Friday, July 24, 2009

A Torrent Of Targets

Here's a nice look at US successes in Afghanistan that you'll not find in the MSM.


A Torrent Of Targets

July 24, 2009: The al Qaeda and Taliban leadership in Pakistan are having a growing problem with American UAV attacks. So far this year, the American Hellfire missiles have been used 31 times, causing 365 deaths (mostly al Qaeda or Taliban members, including over twenty senior leaders). For all of 2008, there were 36 attacks, causing 317 deaths. The UAV campaign actually began in earnest 11 months ago. Since then, there have been over fifty attacks, causing over 500 deaths. The rate of attacks has been increasing this year. While the terrorist groups are concerned about the losses, especially among the leadership, what alarms them the most is how frequently the American UAVs are finding their key people. The real problem the terrorists have is that someone is ratting them out. Someone, or something, is helping the Americans find the terrorist leaders. It wasn't always that way. In 2007, there were only five UAV attacks, three in 2006, one in 2005 and one in 2004. Back then, it wasn't just the lack of identified targets that kept the UAVs away, but fewer UAVs, and Pakistani resistance to American UAVs making attacks inside Pakistan (even though the targets were terrorists attacking Pakistanis, including senior leaders.) By 2008, the Pakistanis changed their mind.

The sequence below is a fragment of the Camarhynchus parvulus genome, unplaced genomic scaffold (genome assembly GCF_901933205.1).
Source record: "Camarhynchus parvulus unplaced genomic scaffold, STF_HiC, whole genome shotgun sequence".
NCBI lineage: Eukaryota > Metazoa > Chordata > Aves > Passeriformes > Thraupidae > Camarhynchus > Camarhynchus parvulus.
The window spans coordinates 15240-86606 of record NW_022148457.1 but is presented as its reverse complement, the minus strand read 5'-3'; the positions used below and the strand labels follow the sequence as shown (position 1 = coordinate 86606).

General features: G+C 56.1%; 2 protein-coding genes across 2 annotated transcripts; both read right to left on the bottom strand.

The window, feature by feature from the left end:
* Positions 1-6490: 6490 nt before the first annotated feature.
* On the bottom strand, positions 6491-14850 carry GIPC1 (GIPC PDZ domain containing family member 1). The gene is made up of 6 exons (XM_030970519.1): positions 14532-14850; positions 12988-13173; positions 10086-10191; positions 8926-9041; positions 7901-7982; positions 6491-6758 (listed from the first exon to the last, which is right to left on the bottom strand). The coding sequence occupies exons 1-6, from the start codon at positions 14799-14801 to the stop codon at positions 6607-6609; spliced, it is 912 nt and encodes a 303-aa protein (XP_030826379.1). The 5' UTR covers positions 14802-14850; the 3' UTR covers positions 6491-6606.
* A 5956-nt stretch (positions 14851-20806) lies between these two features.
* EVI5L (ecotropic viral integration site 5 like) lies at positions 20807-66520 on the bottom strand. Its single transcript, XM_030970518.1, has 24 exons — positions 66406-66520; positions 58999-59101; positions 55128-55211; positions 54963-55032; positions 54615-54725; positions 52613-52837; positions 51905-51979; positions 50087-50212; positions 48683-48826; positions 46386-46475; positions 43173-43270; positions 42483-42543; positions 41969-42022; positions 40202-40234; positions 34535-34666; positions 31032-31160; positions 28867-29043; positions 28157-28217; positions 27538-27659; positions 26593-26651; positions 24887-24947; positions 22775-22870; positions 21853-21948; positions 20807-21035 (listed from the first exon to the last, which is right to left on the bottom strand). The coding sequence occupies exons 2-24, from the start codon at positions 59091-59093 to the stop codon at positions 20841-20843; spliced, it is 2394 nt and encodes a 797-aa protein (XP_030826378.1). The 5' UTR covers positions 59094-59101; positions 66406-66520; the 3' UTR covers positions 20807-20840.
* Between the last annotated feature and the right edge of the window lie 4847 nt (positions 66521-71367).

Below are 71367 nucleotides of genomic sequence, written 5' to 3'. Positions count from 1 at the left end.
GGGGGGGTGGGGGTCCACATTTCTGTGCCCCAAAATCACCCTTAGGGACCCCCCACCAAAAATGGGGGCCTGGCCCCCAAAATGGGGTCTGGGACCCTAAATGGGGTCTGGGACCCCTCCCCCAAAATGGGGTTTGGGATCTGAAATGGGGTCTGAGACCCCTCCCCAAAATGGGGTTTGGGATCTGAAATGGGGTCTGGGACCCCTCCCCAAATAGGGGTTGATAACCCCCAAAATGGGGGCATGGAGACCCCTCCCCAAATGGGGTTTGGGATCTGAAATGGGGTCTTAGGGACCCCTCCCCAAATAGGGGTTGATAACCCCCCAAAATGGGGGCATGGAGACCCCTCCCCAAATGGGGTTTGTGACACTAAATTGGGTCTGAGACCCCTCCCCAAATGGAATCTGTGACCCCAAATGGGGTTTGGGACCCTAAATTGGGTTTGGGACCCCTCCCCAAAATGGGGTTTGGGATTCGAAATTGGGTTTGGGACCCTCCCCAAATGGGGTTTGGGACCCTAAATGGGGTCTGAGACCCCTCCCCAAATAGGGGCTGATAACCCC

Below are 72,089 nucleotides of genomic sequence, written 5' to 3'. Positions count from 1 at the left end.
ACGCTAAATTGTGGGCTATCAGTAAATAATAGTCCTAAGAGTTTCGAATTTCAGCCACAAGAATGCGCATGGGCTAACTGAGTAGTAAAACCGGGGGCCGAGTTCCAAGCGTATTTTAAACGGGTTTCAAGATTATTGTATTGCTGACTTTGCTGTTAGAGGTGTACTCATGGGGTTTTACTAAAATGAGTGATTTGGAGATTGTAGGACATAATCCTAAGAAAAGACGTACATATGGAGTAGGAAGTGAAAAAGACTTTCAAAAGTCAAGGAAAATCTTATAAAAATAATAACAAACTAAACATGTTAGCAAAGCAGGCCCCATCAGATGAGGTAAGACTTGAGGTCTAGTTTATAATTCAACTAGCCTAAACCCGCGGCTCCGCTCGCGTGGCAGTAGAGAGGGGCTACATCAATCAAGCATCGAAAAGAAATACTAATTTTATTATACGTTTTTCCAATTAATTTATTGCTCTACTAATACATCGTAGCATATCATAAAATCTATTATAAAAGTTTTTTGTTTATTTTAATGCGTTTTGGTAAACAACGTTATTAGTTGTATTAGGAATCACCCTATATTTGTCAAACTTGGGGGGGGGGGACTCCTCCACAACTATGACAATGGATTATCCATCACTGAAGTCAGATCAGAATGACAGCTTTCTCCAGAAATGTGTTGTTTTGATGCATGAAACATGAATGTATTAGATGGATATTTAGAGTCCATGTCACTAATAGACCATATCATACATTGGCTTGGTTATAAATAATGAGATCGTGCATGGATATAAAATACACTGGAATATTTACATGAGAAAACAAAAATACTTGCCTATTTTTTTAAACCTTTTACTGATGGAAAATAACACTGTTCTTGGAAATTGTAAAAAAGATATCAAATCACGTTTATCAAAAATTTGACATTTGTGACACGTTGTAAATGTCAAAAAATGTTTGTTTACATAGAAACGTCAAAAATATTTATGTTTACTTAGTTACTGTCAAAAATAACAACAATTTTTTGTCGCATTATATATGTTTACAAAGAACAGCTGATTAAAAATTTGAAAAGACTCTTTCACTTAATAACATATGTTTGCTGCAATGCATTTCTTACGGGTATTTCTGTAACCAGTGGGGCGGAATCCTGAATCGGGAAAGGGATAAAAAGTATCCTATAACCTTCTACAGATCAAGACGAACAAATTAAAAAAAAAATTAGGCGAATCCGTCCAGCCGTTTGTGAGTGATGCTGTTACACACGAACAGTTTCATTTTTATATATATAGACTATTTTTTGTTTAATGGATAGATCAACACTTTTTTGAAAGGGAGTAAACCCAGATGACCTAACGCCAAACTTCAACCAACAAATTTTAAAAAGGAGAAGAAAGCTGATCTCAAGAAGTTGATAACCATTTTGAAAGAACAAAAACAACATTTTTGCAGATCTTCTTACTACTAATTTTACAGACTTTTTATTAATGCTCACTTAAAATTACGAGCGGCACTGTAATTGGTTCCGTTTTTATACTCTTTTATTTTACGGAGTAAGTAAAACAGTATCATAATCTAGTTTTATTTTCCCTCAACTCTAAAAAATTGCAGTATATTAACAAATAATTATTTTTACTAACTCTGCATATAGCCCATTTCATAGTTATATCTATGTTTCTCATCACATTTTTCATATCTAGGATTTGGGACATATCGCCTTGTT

This Hellfire campaign is hitting al Qaeda at the very top, although only 22 percent of the attacks so far have taken out any of the most senior leaders. But that means over half the senior leadership have been killed or badly wounded. Perhaps even greater damage has been done to the terrorist middle management. These are old and experienced lieutenants, as well as young up-and-comers. They are the glue that holds al Qaeda and the Taliban together. Their loss is one reason why it's easier to get more information on where leaders are, and why rank-and-file al Qaeda and Taliban are less effective of late..

While al Qaeda believes local Pakistanis are responsible for leaking location information to the Americans, it's a bit more complicated than that. First of all, the U.S. has had a good informant network in the Pakistani tribal territories for the last few years, especially in the Taliban heartland of North and South Waziristan. This is a relatively small area (11,500 square kilometers) of mountains and forests along the Afghan border.